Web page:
I.1. Proper Relations to Aphrodite: A Criterion in the Definition of Heroic Conduct

It might seem paradoxical to approach the question of heroism in the Iliad by way of Aphrodite, thus giving sustained attention to episodes where the majority of the action occurs within the walls of Troy. Yet it is also a way to examine fundamental values of the Homeric universe. By initially abandoning the battlefields for the city of Troy it is possible to grasp a “problematic” rather than a “superhuman” heroism. But there is a correlation between warlike rage and separation from Aphrodite, and it is accompanied by cowardice and defined by an excessive proximity to the goddess or even an immersion into her world.
The fame of Paris has nothing to do with great deeds on the plains of Troy and everything to do with being favored by Aphrodite. This fact will serve as our starting point: heroic conduct is defined as much by what it is not as by what it must be. In this context, being close to or far from the “world” of Aphrodite during the siege of a city is one of the defining characteristics of the quality of a warrior.

Hector: The Paradigm of the Warrior

For the heroes of the Iliad “everything pivoted on a single element of honor and virtue: strength, bravery, physical courage, prowess. Conversely, there was no weakness, no unheroic trait, but one, and that was cowardice and the consequent failure to pursue heroic goals.” [1] Hector is a hero without fault; his brother Paris, on the other hand, is a coward. Hector represents the model of warlike masculinity, Paris the opposite, both on the battlefield and inside the walls of the city of Troy.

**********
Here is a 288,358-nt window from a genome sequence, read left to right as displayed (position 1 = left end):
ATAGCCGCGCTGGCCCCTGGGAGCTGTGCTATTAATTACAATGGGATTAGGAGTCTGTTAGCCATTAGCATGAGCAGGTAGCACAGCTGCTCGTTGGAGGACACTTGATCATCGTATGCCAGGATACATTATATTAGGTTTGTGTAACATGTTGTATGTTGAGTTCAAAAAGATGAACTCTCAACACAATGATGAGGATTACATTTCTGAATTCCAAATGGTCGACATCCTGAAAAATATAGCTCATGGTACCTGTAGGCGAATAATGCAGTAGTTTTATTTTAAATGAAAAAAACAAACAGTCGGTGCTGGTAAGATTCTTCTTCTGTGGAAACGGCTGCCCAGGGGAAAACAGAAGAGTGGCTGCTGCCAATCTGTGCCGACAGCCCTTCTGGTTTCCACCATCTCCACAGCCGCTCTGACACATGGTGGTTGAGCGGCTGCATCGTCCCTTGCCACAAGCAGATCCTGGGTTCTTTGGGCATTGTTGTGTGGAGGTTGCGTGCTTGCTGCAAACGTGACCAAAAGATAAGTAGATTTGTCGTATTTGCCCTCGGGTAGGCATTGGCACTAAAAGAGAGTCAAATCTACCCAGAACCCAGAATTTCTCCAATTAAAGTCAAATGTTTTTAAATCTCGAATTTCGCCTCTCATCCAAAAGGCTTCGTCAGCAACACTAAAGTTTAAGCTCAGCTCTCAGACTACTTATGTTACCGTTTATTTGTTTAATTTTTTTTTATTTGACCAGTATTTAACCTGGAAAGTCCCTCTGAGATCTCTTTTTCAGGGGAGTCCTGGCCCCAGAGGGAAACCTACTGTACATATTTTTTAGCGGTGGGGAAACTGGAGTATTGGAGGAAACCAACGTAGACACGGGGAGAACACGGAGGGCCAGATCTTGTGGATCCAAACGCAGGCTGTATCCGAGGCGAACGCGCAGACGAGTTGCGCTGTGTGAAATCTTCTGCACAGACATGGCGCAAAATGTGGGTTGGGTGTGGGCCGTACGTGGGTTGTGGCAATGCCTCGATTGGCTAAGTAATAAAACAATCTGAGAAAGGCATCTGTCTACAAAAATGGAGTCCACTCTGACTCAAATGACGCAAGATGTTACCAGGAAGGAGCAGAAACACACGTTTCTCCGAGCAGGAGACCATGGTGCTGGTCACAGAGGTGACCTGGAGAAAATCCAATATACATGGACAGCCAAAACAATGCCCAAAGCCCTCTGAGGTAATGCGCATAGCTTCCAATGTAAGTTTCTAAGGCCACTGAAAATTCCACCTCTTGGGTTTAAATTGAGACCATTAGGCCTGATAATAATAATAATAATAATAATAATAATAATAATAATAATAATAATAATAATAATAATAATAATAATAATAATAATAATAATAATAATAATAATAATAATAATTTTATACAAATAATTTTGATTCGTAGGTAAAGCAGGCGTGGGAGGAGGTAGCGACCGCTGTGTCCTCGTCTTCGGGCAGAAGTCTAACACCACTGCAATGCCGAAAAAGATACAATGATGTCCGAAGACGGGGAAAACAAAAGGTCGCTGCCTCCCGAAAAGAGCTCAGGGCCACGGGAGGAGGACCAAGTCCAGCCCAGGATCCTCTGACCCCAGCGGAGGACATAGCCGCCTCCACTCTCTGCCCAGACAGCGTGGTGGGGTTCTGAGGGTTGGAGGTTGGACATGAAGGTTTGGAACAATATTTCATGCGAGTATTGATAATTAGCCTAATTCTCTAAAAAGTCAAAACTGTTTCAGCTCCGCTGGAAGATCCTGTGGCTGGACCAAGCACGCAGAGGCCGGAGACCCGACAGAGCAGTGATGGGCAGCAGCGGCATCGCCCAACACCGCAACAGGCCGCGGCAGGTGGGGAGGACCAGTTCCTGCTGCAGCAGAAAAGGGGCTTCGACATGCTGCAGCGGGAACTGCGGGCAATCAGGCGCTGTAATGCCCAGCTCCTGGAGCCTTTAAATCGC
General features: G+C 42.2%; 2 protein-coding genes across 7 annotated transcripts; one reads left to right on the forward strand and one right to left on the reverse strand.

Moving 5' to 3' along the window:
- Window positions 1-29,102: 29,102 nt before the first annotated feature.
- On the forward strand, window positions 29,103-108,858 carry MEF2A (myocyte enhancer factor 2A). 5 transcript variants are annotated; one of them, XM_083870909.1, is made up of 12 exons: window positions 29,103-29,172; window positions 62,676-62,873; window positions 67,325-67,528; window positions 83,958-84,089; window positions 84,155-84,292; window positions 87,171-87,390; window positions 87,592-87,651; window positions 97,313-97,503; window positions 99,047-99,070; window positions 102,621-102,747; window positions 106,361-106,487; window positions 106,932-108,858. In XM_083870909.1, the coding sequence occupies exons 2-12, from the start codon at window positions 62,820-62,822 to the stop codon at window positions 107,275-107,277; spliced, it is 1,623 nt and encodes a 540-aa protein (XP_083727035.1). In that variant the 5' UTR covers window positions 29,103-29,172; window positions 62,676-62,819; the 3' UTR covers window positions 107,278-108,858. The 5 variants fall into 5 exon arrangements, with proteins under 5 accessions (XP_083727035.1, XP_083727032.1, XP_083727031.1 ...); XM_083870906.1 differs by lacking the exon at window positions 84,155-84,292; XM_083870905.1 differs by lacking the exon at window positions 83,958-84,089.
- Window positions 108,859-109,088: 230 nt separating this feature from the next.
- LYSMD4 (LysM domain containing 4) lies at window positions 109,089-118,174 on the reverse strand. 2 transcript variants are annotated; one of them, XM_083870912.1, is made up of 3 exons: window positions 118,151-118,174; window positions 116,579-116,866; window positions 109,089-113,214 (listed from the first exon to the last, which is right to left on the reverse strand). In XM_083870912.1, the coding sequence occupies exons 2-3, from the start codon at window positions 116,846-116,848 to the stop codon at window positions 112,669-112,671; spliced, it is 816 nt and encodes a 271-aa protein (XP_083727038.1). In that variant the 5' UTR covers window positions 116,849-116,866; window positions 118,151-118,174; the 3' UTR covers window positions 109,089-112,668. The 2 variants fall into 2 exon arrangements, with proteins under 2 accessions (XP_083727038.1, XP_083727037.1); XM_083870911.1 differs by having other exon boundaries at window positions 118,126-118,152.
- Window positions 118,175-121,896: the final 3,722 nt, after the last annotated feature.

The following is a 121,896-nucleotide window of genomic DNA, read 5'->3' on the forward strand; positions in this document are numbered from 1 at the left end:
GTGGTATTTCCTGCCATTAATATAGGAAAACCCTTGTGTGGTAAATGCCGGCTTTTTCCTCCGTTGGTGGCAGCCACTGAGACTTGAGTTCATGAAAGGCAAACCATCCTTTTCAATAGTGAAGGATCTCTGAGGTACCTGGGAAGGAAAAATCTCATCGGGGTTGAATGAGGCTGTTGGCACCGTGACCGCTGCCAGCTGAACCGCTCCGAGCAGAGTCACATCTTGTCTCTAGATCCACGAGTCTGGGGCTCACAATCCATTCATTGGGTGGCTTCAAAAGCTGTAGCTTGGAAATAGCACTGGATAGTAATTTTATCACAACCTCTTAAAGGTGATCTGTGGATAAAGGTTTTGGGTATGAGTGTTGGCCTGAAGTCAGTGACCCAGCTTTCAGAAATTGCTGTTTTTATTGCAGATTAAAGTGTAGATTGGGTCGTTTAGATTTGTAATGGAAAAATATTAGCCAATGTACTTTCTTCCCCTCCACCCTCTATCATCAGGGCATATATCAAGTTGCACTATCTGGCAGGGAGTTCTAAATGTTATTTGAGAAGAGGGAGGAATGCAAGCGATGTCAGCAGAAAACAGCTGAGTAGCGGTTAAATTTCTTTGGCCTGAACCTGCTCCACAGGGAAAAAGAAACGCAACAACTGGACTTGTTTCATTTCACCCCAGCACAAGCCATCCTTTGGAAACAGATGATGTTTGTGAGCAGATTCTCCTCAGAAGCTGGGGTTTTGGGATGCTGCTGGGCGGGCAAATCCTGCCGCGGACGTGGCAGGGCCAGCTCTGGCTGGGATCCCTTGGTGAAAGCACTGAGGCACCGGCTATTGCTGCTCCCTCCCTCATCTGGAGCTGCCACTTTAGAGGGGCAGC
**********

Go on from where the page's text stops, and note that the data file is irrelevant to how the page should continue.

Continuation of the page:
Hector’s name speaks of his valor: “he who holds” [2] the ramparts of the city. He is also the main Trojan aggressor, the commander who is constantly inciting his companions and his troops to take on the Greeks. What matters for the hero is to be “far in front, foremost,” to “never remain with the body of his men” (Iliad 22.458). [3] This rule defines the position of the warrior on the battlefield as much as the wounds he inflicts or receives; the noble wound, which attests as much to the character of the one who inflicts it as to the one who receives it, is the blow that strikes “head on,” as Idomeneus says to Meriones (Iliad 13.288–289):
If you were struck by a dart or smitten in close combat, it would not be from behind, in your neck nor back, but the weapon would hit you in the chest or belly.
Hector asserts on multiple occasions his desire to fight head on and to battle “openly,” “face to face.” [4] Thus, catching Periphetes, who had just fallen “as he was turning back” (Iliad 15.645), “[Hector] then thrust a spear into his chest” and killed him (15.650); or later on, in response to Euphorbus’ wounding of Patroclus in the back, Hector finishes him off by striking him “in the lower part of the belly” (16.821). For the hero, it is a matter of exposing himself fully to the risks of combat as a man, unlike the coward, who resembles a woman or an infant (7.235–236).

Paris: A Representation of Cowardice